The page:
My wife had a serious talk with me. I had to correct someone close to me. He was getting out of hand and she felt that as his friend, I had to talk to him about it. Friends have to help one another stay on track.
I must confess I did not agree with her. I said to her that he was an adult and old enough to make his own decisions. Who was I to correct him?
The next morning, I read this verse: 16… Instruct and direct one another using good common sense. Wow, it was not a coincidence that I was reading this scripture at this moment. Actually, I was astonished to see how God guided me through his Word that had been written years ago.
The instruction was clear and my wife was right. I had to help my pal. It was my responsibility and if I understood it right, also a command to help those next to me if they were getting out of hand.
However, it is not so easy. Immediately I was filled with doubt – who am I to want to correct others? I have so many faults myself. Now and then I go wrong too – who am I to point other people’s mistakes?
I suspect that we, who struggle ourselves, are best equipped to help others. We know where the weak spots in our armour are. We know where it is so easy to do the wrong thing. We know where we have to put the guards so that we don’t slip out. We know where to watch out and where to let go. Actually, we’re the best person to walk with our friends and family and prevent us from losing direction.
I watched a moving video in which an older tourist and his wife were caught in a mud-filled river. A fisherman came running. First, he took the man’s enormous and expensive camera and the woman’s backpack and put them in a safe place.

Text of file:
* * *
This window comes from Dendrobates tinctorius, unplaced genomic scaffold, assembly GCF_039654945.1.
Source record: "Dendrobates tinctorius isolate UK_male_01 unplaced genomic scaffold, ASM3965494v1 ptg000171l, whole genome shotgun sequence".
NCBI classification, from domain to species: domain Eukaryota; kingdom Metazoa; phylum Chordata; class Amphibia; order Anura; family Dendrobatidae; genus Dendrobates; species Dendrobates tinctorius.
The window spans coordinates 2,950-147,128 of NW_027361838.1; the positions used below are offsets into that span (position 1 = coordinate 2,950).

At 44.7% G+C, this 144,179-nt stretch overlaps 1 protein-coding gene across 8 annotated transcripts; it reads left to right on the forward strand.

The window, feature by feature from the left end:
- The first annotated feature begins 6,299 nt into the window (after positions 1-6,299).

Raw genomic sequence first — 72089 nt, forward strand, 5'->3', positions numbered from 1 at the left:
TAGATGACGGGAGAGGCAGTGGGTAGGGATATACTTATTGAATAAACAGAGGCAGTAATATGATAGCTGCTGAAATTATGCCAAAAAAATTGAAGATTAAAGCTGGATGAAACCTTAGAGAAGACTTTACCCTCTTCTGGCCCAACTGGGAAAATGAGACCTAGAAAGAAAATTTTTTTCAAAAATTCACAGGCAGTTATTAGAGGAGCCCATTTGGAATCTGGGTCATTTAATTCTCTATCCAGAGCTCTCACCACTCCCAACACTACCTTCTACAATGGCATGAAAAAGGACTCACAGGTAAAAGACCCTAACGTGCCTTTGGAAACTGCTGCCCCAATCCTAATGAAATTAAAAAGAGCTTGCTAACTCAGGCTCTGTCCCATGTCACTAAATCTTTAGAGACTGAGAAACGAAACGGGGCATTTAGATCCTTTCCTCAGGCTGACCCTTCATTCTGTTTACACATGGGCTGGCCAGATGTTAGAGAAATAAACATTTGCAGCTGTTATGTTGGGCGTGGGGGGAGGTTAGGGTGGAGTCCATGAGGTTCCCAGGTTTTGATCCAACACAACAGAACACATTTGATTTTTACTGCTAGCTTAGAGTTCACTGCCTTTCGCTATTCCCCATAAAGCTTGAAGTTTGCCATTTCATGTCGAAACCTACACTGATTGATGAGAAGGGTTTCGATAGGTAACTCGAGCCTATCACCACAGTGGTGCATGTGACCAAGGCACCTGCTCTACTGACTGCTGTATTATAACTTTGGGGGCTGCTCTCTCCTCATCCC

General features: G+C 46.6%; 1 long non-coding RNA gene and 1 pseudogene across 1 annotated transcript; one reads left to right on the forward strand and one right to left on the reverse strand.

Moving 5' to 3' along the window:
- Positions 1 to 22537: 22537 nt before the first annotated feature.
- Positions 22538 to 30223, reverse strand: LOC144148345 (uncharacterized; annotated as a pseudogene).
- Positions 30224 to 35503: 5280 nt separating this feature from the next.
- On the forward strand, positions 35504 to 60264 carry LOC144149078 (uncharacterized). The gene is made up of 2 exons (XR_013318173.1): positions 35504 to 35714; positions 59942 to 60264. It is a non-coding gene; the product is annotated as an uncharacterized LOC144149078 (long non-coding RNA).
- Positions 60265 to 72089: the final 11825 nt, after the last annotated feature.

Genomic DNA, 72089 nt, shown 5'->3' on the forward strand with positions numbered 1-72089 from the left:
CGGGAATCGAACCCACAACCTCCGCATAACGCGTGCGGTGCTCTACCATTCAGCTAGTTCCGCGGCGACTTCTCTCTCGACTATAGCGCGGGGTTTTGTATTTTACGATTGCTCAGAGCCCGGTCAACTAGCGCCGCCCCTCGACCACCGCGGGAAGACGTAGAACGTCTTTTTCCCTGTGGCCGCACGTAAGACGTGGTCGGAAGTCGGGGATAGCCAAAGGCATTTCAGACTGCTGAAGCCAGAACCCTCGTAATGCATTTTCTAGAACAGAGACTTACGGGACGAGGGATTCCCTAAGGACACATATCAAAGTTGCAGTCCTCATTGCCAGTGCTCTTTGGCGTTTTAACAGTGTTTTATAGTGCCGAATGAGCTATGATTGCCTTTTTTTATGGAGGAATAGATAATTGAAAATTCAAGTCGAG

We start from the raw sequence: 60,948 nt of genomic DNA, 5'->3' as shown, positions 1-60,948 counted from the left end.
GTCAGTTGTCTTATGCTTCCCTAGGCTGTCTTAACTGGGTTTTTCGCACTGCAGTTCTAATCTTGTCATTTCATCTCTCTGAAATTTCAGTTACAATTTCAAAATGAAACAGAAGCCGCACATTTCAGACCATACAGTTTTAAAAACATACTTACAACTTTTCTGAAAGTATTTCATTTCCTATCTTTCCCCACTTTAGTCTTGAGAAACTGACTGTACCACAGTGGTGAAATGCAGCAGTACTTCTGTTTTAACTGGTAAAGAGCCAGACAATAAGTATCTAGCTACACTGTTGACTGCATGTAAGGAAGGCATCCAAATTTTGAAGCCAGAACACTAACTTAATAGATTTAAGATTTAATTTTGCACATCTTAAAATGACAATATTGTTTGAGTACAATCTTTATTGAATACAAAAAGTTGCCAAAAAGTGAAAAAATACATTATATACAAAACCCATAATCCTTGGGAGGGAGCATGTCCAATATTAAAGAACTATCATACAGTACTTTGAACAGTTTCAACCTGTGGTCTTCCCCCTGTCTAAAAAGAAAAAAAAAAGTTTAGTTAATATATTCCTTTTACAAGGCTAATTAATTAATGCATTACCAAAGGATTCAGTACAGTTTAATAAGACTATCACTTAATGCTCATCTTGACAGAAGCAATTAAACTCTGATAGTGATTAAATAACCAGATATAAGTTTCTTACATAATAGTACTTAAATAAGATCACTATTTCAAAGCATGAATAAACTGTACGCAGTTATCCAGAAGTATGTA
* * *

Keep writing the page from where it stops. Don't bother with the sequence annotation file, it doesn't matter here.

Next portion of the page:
Then he returned to pull out the man, but after struggling for some time he realised that he was not strong enough to pull out the big man just like that. The fisherman then tried to pull out the woman, but also didn’t succeed in doing that. Then he did the most wonderful thing. He lay down behind the woman so that she could use his body to escape from the mud.
He did the same with the old man. After lots of struggling and pulling and pushing the old man managed to escape from the mud and crawl to safety. This fisherman lay down in the mud so that the two tourists could be saved.
And the most wonderful thing was that after all of this, he simply greeted them and struggled back to his boat over the mud. He did not wait to be rewarded for his good deed. No, people help one another.
That is exactly what Paul wants to teach us here. We must help one another to get out of the mud of life. That means we not only show them where they’ve gone wrong, but that we are also prepared to help them. Sometimes we will be expected to get our hands dirty, maybe even put our own lives at risk to help the people around us.
It’s not easy. But we must obey this command. Maybe we’ll lose a friend or two. Maybe they’ll come back after some time and thank you for helping them to get out of the mud.
Who of your friends sometimes cross the lines?
Who do you have to help?
How do you have to help them?
Lord, it’s not easy. We do not automatically correct our friends. We actually don’t want to do it, because we often do not feel up to it. Actually, we’re afraid, because maybe we’ll lose the friend. Please help us to be sensitive when we try and bring our friends back on track. Amen.